A Welsh MP has failed in his bid to change the law to free up a range of drugs to be prescribed.
Nick Thomas-Symonds had introduced a private member's bill to force ministers to licence 'off-patent drugs' to be used for conditions which include cancer, Parkinson's and MS. You can read more details by clicking here.
He'd won support from many in the medical profession and MPs from all parties in the House of Commons.
But the Health Minister Alistair Burt said the bill would send the wrong message and promised to find other ways of making the medicines more widely available.
Loneliness amongst elderly people is a "significant and pressing problem" in Wales, according to the Ageing Well in Wales Programme.Read the full story ›
Figures show 575,000 people across Wales currently suffer from hearing loss- more than the populations of Cardiff and Swansea combined.Read the full story ›
Researchers say the performance of footballers at clubs including Cardiff and Swansea could be affected by their poor dental health.Read the full story ›
It's part of a the Welsh Government's plan to ensure faster access to treatment for mental health patients.Read the full story ›
Figures obtained by Plaid Cymru show there are more than 1,200 nursing vacancies in Wales.Read the full story ›
New EU water bathing results published today show all identified bathing waters in Wales have met new stricter European classifications for bathing water quality.
A new system for all EU member states was introduced in 2015 which aims to improve bathing waters across the EU.
82 of the 102 bathing waters in Wales achieved the higher classification of excellent, with 16 achieving good and 4 sufficient. No Welsh bathing water was classed as poor.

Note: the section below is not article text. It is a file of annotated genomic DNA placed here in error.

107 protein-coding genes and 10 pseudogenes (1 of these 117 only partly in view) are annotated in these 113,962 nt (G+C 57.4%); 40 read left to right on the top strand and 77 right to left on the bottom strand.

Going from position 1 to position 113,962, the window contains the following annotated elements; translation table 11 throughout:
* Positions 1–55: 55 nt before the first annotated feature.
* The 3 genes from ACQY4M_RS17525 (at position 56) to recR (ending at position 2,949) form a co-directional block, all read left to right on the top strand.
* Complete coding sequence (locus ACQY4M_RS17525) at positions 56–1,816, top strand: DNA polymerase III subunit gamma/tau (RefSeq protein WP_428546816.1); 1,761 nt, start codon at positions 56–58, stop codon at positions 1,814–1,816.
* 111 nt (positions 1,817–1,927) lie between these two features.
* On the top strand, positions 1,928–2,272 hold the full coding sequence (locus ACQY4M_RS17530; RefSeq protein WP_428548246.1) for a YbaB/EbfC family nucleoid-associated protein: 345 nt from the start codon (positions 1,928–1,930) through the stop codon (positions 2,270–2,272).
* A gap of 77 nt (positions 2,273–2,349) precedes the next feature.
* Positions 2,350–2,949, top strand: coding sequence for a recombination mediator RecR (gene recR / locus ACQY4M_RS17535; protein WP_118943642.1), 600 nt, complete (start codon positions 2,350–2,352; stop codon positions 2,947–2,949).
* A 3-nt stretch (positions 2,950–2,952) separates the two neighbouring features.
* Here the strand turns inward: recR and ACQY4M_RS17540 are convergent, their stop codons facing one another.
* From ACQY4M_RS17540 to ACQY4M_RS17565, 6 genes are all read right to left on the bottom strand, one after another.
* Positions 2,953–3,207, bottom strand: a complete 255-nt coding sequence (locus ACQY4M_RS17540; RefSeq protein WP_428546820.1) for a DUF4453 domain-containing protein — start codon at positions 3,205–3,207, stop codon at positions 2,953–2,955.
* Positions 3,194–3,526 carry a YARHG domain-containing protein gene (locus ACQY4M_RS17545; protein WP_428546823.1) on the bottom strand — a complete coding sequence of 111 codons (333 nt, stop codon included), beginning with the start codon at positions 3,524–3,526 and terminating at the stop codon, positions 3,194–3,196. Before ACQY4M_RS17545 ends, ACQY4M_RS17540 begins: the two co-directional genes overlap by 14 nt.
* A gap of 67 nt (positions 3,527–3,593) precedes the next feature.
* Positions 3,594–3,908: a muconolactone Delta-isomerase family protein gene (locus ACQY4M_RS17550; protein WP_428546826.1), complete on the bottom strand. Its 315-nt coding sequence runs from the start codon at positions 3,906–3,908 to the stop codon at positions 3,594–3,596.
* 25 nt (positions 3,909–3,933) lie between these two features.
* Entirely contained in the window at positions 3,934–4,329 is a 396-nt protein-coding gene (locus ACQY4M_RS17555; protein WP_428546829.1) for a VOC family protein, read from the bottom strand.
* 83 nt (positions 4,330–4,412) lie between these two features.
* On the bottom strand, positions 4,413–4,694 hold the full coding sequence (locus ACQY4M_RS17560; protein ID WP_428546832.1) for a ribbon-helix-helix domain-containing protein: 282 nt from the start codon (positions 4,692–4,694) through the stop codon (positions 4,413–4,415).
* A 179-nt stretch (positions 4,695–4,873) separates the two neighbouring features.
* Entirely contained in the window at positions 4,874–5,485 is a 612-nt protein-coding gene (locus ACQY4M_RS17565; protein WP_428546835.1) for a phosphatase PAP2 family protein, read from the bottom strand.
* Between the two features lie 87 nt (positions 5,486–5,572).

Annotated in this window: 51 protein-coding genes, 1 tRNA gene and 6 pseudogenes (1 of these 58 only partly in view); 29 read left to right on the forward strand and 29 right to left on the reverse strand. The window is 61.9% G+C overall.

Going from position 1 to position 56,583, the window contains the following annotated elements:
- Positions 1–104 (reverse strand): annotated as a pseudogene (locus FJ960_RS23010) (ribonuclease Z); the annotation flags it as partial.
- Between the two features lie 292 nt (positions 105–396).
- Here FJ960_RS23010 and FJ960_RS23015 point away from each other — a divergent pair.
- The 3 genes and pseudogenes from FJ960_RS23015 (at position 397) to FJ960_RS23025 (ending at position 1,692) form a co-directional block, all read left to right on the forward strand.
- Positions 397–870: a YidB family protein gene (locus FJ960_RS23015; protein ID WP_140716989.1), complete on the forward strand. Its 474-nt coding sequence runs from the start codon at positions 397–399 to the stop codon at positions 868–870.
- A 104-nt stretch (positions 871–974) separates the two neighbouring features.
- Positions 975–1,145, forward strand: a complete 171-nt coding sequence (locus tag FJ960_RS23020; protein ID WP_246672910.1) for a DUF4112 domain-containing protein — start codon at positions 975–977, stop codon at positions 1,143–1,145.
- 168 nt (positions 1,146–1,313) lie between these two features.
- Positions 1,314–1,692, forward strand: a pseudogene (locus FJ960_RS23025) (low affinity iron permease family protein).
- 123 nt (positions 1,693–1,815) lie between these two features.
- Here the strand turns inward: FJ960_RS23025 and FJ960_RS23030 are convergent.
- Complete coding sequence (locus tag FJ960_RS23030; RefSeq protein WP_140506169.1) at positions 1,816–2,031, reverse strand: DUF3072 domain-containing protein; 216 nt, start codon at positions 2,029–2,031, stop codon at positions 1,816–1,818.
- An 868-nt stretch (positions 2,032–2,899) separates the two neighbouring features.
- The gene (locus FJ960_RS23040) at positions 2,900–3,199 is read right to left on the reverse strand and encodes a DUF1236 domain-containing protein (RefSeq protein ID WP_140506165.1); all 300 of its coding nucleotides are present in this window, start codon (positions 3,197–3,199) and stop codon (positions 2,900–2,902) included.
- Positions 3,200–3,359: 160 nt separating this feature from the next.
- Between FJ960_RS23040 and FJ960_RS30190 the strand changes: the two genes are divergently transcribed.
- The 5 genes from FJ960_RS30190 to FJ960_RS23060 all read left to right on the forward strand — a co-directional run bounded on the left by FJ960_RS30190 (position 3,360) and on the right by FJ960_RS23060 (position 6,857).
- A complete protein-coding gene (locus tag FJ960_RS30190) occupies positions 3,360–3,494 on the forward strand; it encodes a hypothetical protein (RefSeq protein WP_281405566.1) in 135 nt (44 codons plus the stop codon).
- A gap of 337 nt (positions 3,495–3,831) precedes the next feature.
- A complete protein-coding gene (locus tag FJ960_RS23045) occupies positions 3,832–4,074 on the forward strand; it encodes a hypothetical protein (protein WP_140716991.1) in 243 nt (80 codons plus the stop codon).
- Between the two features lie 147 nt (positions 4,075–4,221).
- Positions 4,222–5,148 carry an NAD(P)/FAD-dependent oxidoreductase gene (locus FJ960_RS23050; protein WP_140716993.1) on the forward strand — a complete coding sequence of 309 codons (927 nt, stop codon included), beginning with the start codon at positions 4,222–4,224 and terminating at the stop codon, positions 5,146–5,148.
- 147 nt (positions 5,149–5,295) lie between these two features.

One of the biggest attractions for the millions of tourists coming to Wales every year is our beautiful coastline.
By meeting these tough new EU classifications all visitors to the Welsh seaside can enjoy the high bathing water quality they have come to expect when visiting Wales.
We now need to keep up the high standards that have been set so we can all continue to enjoy the environmental, social and economic benefits our bathing waters bring.
The Welsh Government says a new 'open' MRI scanner at Ysbyty Glan Clwyd will cut waiting times for patients across North Wales.
The weight-bearing MRI unit – known as the G-Scan - means the hospital can scan patients in any position, from standing up to the traditional position of lying down.
The machine is an open magnet system rather than a traditional ‘tunnel’ system, it is ideal for claustrophobic patients. The MRI scanner will also cut electricity costs for Betsi Cadwaladr University Health Board by up to £50,000 a year.
I suffered from a fall at home around 10 months ago. The doctors at Glan Clwyd Hospital suspected a scaphoid fracture. But as these often don’t show up on X-rays, an MRI was suggested which I absolutely dreaded as I’d suffered extreme claustrophobia during past MRI scans.
For me, a closed MRI scanner is the equivalent to a torture chamber. When the hospital told me they had a new MRI machine which was open, I was ecstatic! The open MRI meant I only had to keep my hand still, not my whole body,so I could chat and relax throughout the procedure. A ligament problem was diagnosed, which is now on the mend.
Kayleigh Old had a life-saving operation in June. She hopes changes in the law around organ donation will help thousands like her.Read the full story ›